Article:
While you’re here… help us stay here.

Are you enjoying open access to policy and research published by a broad range of organisations? Please donate today so that we can continue to provide this service.


Failure to converge: the Australia—US productivity gap in long-run perspective

Productivity Economic growth Labour force productivity Economic indicators United States of America Australia

Australia’s history demonstrates that there is no reason in-principle why Australia cannot enjoy the world’s highest standard of living, underpinned by world-beating productivity.

This means narrowing, if not closing, the gap with US productivity. Economic theory predicts long-run convergence in living standards (unconditional convergence), with productivity growth playing an important role in driving that convergence. In terms of labour productivity, Australia is around 20 per cent below the level of the United States.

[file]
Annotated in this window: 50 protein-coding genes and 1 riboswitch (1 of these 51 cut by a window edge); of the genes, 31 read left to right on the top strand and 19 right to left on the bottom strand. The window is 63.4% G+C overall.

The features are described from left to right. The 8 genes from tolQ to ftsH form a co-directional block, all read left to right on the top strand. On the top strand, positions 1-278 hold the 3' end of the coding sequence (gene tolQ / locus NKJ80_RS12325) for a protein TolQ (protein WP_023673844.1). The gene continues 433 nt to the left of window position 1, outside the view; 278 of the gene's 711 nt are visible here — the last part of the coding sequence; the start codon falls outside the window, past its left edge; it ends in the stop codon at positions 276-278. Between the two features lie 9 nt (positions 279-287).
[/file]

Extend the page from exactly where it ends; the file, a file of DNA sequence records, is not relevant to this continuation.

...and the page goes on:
This report examines the long-run relationship between Australian and US productivity and living standards. Statistical tests of the relationship between US and Australian living standards are consistent with the long-run convergence predicted by economic theory and provides evidence for a long-run relationship between Australian and US productivity.

The report argues that the relative openness of the Australian economy over time is an important determinant of productivity by allowing it to import productivity trends from the global frontier represented by the United States.


Publication Details
License type:
All Rights Reserved
Access Rights Type: